Academic journal article Perspectives in Education

Arts-Based Self-Study: Documenting the Ripple Effect

Academic journal article Perspectives in Education

Arts-Based Self-Study: Documenting the Ripple Effect

Article excerpt

Introduction

Intimately related to issues of improving education, self-study is often a multi-purpose endeavour that simultaneously involves research, teaching, learning, and evaluation. The design of any self-study usually centres on key questions such as: What am I really doing/teaching? What influences my practice? How does my teaching affect others? How might I improve what I do? How might I view things differently? How can I make a difference to others? These questions reflect the hope of touching the lives of students and teachers in positive and significant ways and point to a widespread awareness that the ultimate consumers of teacher education are not only the teachers whom we teach, but also their future students, people whom, for the most part, we are never likely to meet (Weber, 1990; Zeichner & Noffke, 2001). How do we know if and how what we do in self-study impacts on these unseen others? Is there a ripple effect to our inquiry, a series of ever-expanding concentric circles, gentle or not so gentle waves, which extend our influence outward to others not involved in our initial study? Or do our studies sink quietly without a ripple? The challenge and nature of this potential ripple effect in arts-based self-study is the main focus of this article.

Depending on how a stone is cast into a pond or lake, the resulting ripple pattern will vary according to certain factors and often extends far beyond the view of the person who casts the stone or pebble. Throwing a stone might frighten nearby fish or waterfowl; the ever-expanding ripples might push a child's toy boat farther away from the edge or carry seed pods across to the other side where they may germinate new life. A young child observing someone throw a stone might be tempted to do likewise with perhaps disastrous consequences. Whatever happens and whether or not the person who casts the stone is aware thereof, the thrower, the stone, the pond, the fish, the observers, the ducks, the seeds, the boats and all that the ripples touch are interconnected, are affected in some way. In explaining how sustainable educational leadership is inevitably linked to issues of social justice, Hargreaves and Fink (2006: 16) refer to a ripple effect to show how the fates of schools are increasingly intertwined: "What leaders do in one school necessarily affects the fortunes of students and teachers in other schools around them; their actions reverberate throughout the system like ripples in a pond". Although people unfamiliar with the field of self-study might mistakenly assume that self-study concerns mainly the people studying themselves, self-study has far-reaching effects. As Griffiths, Bass, Johnston and Perselli (2004) and Pithouse, Mitchell and Weber (2009) assert, when done with a critical gaze, self-study facilitates professional growth in ways that not only lead to changing oneself, but also serve as impetus for addressing the wider social problems that contextualise our individual lives.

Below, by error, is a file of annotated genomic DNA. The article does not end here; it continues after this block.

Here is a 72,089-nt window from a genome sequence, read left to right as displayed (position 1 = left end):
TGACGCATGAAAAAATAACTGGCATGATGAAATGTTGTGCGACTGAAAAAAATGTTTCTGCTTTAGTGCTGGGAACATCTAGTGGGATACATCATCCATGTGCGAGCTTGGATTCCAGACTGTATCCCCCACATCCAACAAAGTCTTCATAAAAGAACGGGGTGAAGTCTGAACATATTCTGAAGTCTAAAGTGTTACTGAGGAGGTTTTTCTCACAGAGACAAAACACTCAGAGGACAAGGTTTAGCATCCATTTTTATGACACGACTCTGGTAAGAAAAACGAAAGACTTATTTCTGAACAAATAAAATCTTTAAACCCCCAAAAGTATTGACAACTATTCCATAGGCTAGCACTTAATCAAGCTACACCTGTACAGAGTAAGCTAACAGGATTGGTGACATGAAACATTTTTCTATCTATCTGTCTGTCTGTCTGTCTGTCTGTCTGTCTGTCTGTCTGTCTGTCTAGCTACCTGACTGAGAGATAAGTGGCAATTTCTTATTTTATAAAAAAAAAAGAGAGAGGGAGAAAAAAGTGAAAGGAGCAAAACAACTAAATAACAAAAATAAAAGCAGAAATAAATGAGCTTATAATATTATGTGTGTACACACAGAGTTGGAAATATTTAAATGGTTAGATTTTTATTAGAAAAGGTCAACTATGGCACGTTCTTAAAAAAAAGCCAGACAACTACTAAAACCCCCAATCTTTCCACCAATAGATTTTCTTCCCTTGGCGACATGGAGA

Arts-based approaches to self-study

The purpose of art, as Dewey ([1934] 1958: 184) puts it, is ''to break through the conventionalized and routine consciousness" so that we might view things in new and perhaps truer ways. As I explain at length in a chapter written for an international handbook on arts-based methods, images can simultaneously present multiple viewpoints and generate multiple interpretations, and can draw attention to the importance of the everyday by making it strange or casting it in a new light (Weber, 2008). Images can be used as elegant and economical representations of theoretical positions by retaining more of the complexity of the whole within less space than words would necessitate. Moreover, images can combine cultural and transcultural elements; they can evoke, but also sometimes transcend the specific context in which they are created, and they can use specific instances to comment on, or illustrate wider generalities (Weber, 2008). …

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